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Class 1 electric bikes now allowed on some trails in Tahoe National Forest

Published: Apr. 8, 2021 at 10:35 PM PDT
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TRUCKEE, Calif. (KOLO) - For the first time, a new class of electric bicycles is allowed on dozens of miles in the Tahoe National Forest. This shirt means a new experience is waiting for you and your family.

“I see E-bike use continuing to grow in the region.”

Jonathan Cook-Fisher, District Ranger in Truckee Ranger District

Forest officials have opened up 35 miles of existing non-motorized trails to class 1 E-bikes in and near Truckee. It’s the first national forest in the Pacific Southwest region to allow these types of bikes on its trails. They were not allowed before because they were put in the same class as motorized vehicles.

“They are particularly popular with families, or with individuals who are maybe reengaging with mountain biking, perhaps recovering from knee surgery, or lost that ability to really get out deeper into the trails and explore the forest,” Jonathan Cook-Fisher, District Ranger in the Truckee Ranger District said.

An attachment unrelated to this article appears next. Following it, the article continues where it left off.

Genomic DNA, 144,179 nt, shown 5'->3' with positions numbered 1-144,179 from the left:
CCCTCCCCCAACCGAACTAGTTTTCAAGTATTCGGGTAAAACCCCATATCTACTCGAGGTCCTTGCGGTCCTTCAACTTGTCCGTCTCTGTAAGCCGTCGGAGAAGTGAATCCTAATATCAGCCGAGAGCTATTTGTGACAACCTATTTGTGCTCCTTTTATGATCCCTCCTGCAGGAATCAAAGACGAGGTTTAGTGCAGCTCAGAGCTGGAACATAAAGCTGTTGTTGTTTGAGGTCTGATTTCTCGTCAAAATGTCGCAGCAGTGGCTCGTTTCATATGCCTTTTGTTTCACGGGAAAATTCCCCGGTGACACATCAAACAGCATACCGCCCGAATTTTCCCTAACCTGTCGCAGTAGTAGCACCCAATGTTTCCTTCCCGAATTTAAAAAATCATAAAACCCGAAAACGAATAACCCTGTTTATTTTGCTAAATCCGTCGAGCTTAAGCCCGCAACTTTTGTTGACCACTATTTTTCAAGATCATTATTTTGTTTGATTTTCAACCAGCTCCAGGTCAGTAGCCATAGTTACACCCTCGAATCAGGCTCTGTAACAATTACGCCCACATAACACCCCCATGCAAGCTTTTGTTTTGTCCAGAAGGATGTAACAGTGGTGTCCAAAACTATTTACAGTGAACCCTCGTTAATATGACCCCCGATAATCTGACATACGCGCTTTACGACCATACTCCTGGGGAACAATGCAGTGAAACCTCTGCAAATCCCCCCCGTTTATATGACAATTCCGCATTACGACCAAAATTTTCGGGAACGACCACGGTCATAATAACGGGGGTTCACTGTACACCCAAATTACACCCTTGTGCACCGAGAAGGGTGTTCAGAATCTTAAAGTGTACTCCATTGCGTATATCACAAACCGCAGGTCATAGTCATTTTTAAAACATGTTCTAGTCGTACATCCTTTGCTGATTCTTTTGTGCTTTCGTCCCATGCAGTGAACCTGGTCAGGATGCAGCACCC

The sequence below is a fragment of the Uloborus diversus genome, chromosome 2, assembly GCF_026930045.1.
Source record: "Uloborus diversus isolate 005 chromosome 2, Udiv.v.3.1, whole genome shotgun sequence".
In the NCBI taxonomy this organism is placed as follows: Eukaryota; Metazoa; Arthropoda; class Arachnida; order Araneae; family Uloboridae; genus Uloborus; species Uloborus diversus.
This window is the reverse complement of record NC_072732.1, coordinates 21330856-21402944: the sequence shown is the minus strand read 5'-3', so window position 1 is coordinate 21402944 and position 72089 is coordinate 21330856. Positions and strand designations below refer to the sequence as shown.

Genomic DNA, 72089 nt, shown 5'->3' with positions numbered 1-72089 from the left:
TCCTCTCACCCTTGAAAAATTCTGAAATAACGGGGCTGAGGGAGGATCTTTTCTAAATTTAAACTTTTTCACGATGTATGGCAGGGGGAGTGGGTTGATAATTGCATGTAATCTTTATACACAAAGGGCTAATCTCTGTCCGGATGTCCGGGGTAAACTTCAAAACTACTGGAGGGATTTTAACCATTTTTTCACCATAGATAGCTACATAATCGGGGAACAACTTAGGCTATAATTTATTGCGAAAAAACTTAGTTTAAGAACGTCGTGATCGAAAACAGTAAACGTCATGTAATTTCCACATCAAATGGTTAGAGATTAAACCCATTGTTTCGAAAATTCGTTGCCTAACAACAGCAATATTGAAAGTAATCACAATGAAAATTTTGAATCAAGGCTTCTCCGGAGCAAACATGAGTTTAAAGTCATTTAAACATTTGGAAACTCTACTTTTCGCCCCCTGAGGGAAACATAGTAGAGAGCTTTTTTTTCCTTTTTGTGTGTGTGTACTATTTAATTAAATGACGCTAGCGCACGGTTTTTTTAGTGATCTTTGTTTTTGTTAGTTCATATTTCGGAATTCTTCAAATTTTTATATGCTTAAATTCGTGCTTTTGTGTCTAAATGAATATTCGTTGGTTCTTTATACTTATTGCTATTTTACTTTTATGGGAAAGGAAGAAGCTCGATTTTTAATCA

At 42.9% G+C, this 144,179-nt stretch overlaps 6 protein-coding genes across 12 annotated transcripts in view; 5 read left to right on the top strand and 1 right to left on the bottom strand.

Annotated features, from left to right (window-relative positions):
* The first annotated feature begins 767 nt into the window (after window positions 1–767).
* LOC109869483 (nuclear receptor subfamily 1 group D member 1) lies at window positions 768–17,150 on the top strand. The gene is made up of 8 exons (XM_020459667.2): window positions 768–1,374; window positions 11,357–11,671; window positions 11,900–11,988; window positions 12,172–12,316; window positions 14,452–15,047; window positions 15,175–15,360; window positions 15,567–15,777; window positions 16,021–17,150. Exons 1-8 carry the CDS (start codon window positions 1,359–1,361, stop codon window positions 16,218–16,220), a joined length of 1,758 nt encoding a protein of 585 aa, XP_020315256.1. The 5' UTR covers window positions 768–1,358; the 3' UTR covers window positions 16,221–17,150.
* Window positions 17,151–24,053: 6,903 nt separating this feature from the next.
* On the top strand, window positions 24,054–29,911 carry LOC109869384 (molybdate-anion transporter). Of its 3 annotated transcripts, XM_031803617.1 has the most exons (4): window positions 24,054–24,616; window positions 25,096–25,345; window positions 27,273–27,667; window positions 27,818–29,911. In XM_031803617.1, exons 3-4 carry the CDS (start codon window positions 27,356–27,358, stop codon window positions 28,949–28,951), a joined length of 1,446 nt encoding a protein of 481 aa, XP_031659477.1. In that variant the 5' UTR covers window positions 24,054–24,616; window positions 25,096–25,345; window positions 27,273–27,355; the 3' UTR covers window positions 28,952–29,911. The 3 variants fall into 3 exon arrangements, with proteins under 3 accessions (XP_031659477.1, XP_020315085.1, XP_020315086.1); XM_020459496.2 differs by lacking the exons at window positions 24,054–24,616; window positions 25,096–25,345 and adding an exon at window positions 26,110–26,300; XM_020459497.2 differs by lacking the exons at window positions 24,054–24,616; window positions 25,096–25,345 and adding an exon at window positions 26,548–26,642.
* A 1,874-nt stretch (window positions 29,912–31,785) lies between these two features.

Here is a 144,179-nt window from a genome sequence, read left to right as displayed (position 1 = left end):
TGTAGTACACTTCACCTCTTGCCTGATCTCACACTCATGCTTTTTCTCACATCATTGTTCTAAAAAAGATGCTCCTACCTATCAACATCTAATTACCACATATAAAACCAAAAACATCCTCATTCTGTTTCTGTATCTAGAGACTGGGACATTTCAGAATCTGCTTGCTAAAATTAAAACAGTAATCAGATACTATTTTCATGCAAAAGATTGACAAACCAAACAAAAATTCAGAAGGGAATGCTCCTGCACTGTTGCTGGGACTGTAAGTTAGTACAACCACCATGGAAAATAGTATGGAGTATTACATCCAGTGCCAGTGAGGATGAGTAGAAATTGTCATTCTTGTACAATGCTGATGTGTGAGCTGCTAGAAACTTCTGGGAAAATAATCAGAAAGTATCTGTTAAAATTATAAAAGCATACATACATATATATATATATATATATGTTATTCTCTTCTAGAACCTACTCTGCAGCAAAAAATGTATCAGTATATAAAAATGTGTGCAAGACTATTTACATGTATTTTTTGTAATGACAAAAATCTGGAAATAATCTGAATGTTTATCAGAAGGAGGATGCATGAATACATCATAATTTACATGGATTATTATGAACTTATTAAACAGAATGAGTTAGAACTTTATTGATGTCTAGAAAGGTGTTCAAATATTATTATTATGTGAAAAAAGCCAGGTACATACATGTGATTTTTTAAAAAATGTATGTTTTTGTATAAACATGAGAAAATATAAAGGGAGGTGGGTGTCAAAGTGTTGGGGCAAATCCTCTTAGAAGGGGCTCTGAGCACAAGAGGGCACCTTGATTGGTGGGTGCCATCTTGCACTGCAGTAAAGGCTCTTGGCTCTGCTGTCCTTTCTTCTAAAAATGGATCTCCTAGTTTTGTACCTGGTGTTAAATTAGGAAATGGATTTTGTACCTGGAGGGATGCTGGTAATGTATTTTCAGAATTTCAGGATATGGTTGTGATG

So what is an E-bike?

“it provides a power-assist that’s most useful on flat or uphill terrain. you have to be pedaling for that motor to be engaged and it does shut off at 20 miles an hour, Cook-Fisher said.

Class 2 E-bikes have a throttle and max assisted speed of 20 mph. Class 3 E-bikes are pedal-assisted only, with a max assisted speed of 28 mph.

According to Cook-Fisher, class 1′s have most of the same components as a traditional mountain bike and are safe when it comes to speed.

Cook-Fisher added, “The class 1 E-bike is very quiet, you may not even notice that the person who just rode by you is on a class 1 E-bike. A standard mountain bike rider going downhill was actually able to achieve higher speeds than a class 1.”

Class 1 E-bikers can now ride on the Emigrant Trail, Big Chief Trail, and Sawtooth Trail. Cook-Fisher says this mode of transportation won’t leave a negative imprint on our planet and provides inclusive access to what the Tahoe National Forest has to offer.

“The environmental impacts from E-bikes are indistinguishable from standard mountain bikes,” Cook-Fisher said.

In addition to the 35 miles of non-motorized trails in the Tahoe National Forest, the Town of Truckee allows all three classes of E-bikes on 22 miles of scenic paved paths, bringing the total to 57 miles of paved and dirt trails open for riding. To view a map of the multi-use paved trails and bike paths, click here.

Learn more about E-bikes on Tahoe Donner trails.

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